By Maddy Vitale
As temperatures increase from single digits to the 30s and 40s this week, the 15-plus inches of snow that blanketed the region is beginning to thaw out.
That means one thing: Water-related calls.
Fire Chief James Smith and the 62 firefighters in his department, have been working around the clock responding to calls for leaky, and even worse– broken pipes— gushing water through homes and businesses causing damage.
“In the last few days we have had 30 calls for water leaks and broken pipes. As the temperatures have risen after a frigid weekend, leaks have started coming,” Smith said.
The fire department partnered with the police department and water company to address the calls. If there is internal damage to the property, the fire department gets called out. If it is, for example, a broken or leaky ground sprinkler or outside shower, police respond. In addition to the water company, gas and electric companies are also notified when needed, Smith said.
One home had major external damage. A neighbor reported water damage on the outside of a home on the 2300 Block of Simpson Avenue. When firefighters arrived, the siding was buckled due to water pumping from a broken pipe. Firefighters went in and salvaged Christmas presents and other items for the homeowners who were away for New Year’s Eve, Smith said.
“The property was damaged greatly. We were able to protect and salvage their personal items and valuables,” Smith said. “We protected their property with tarps after moving it away from water.”
On Monday afternoon firefighters were called to a house on 34th Street and Asbury Avenue for a broken pipe.
Timothy Young was one of the firefighters on the scene for a broken pipe. Another firefighter turned off the water supply.
“The guys are out there battling all of the elements, the wind and the cold temperatures. They are doing a great job,” Smith said, adding that even though the temperatures are increasing, firefighters still have to walk through a foot of snow in some areas to get to the utilities.
And he has no doubt, more calls will be coming in.
“It’s supposed to be in the 40s and 50s later in the week. As the temperatures climb, pipes that remained frozen will crack and burst,” Smith said. “Our guys ran out to a number of calls today and I definitely expect more as the days go on.”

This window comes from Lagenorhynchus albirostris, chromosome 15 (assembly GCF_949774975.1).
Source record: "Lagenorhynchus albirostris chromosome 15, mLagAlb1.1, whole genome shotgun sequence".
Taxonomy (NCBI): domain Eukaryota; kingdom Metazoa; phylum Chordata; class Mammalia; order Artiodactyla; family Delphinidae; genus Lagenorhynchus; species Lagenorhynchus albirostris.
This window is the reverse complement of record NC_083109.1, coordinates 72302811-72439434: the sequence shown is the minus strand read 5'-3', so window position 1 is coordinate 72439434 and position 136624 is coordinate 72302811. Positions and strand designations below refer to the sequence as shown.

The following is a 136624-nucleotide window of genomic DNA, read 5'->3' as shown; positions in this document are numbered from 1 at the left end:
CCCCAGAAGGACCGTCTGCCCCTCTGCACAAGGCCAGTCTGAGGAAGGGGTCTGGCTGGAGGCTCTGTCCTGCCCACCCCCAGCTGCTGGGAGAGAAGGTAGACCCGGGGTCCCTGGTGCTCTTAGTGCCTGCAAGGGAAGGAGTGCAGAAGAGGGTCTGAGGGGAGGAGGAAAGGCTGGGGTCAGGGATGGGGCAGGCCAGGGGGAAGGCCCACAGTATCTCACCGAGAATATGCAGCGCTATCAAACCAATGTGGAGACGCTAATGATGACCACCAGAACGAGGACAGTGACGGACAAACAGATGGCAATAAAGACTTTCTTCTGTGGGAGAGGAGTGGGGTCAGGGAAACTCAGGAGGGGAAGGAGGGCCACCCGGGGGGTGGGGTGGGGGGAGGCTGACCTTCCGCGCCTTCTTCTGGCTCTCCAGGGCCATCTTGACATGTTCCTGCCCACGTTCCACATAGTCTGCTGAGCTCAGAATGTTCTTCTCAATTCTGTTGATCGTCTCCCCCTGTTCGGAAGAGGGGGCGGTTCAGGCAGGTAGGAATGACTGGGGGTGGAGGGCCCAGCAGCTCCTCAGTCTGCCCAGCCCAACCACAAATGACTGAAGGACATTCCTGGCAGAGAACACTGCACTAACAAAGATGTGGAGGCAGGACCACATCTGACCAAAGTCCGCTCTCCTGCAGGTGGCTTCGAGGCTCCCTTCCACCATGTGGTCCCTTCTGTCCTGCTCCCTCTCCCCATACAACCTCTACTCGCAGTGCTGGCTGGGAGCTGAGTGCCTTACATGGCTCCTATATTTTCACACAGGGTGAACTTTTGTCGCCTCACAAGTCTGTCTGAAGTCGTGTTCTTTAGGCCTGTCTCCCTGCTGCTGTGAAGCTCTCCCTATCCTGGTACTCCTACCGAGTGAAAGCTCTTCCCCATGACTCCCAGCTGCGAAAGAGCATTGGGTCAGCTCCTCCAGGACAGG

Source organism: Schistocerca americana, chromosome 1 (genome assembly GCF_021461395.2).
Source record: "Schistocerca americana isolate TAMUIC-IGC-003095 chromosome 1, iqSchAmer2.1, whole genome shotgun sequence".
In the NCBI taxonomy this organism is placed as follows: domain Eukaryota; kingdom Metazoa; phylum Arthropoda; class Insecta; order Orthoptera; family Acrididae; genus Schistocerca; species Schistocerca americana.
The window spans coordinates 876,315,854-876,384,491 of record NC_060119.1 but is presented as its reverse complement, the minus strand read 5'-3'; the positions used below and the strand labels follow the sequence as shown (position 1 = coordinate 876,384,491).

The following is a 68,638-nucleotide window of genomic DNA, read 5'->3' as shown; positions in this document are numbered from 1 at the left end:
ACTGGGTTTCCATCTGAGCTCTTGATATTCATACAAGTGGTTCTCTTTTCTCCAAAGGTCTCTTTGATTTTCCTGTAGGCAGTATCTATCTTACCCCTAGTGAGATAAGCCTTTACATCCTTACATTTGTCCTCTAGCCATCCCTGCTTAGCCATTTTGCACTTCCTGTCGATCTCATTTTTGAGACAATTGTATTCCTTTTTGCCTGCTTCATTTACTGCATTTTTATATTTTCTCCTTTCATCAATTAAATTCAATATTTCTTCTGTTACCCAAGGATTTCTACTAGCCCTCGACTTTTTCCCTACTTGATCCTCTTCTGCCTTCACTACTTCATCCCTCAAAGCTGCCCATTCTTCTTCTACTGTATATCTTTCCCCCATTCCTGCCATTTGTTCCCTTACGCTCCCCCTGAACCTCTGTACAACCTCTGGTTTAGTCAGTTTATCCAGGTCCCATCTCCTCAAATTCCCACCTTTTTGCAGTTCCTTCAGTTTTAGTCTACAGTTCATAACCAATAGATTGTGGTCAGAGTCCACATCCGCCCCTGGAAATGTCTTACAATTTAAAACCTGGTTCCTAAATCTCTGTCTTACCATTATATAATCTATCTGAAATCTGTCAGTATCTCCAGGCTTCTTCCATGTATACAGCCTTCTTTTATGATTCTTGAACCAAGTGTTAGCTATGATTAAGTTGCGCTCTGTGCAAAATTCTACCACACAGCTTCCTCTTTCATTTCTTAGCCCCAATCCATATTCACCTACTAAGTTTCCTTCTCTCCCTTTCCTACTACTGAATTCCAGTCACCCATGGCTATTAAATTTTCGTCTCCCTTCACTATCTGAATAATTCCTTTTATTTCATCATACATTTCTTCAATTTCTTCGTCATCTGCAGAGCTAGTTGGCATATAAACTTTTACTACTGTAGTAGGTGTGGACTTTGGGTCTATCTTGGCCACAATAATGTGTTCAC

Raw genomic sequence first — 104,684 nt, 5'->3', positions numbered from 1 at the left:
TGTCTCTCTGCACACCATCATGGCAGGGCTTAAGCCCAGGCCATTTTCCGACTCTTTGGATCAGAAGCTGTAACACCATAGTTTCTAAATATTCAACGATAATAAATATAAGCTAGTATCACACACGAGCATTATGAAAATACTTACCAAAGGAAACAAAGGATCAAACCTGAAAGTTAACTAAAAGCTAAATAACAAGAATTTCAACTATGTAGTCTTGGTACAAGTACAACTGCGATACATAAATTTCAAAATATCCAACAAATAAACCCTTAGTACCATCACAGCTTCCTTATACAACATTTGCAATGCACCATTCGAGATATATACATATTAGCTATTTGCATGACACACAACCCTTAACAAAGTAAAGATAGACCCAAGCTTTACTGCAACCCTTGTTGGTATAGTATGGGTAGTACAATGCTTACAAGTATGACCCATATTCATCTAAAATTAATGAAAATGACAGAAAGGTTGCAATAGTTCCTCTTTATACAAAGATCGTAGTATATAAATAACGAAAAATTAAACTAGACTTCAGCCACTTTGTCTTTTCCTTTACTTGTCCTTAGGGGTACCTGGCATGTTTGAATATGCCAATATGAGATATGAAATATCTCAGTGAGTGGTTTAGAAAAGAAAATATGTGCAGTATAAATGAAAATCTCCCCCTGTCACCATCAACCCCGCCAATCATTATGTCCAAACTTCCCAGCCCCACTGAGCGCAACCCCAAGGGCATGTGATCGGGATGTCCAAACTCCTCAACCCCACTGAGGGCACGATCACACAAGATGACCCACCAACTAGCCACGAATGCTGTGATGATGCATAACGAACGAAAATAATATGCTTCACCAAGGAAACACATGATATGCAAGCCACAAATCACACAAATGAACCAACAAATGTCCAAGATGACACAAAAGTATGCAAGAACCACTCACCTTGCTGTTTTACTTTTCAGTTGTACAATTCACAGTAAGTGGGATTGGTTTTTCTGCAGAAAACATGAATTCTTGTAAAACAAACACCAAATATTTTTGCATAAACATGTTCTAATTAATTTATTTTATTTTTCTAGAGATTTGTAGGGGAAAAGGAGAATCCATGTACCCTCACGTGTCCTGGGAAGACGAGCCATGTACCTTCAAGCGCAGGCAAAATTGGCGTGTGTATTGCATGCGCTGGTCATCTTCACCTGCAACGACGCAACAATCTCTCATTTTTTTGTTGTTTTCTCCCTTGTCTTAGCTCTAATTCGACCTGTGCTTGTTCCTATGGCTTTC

Smith offered some tips for property owners.
If you experience water damage, call your insurance company right away. If you haven’t had a leak, be prepared with all of your paperwork in case you do.
If you are a seasonal resident, give a key to someone you trust to check on your property, daily, if possible. Even if you are at the residence a couple of days a week, there could be a big freeze. and a problem that you are unaware of. Keep the thermostat above 60. Although some experts say to keep your home at 55 degrees to prevent freezing, Smith opts for the higher temperature, to be on the safe side. Take photos of your belongings, so if damaged, you would have a record of the items for insurance reimbursement.
It is hard to say how this herculean storm will shape up for the fire department when it comes to water-related calls, Smith said. But in February of 2015, firefighters responded to 145 water-related calls in just a week. However, that was prior to the change in response, in which police handle external water leaks.
“We will have a better handle on this as the days go on,” Smith said. “We are 24/7, that doesn’t change.”
If your pipes burst, first turn off the water at the source. In Ocean City, you can call the non-emergency police number at 609-399-9111 to have Fire Department personnel dispatched to cut off the water supply leading to your home. Cut off electricity to any area of the house damaged by water.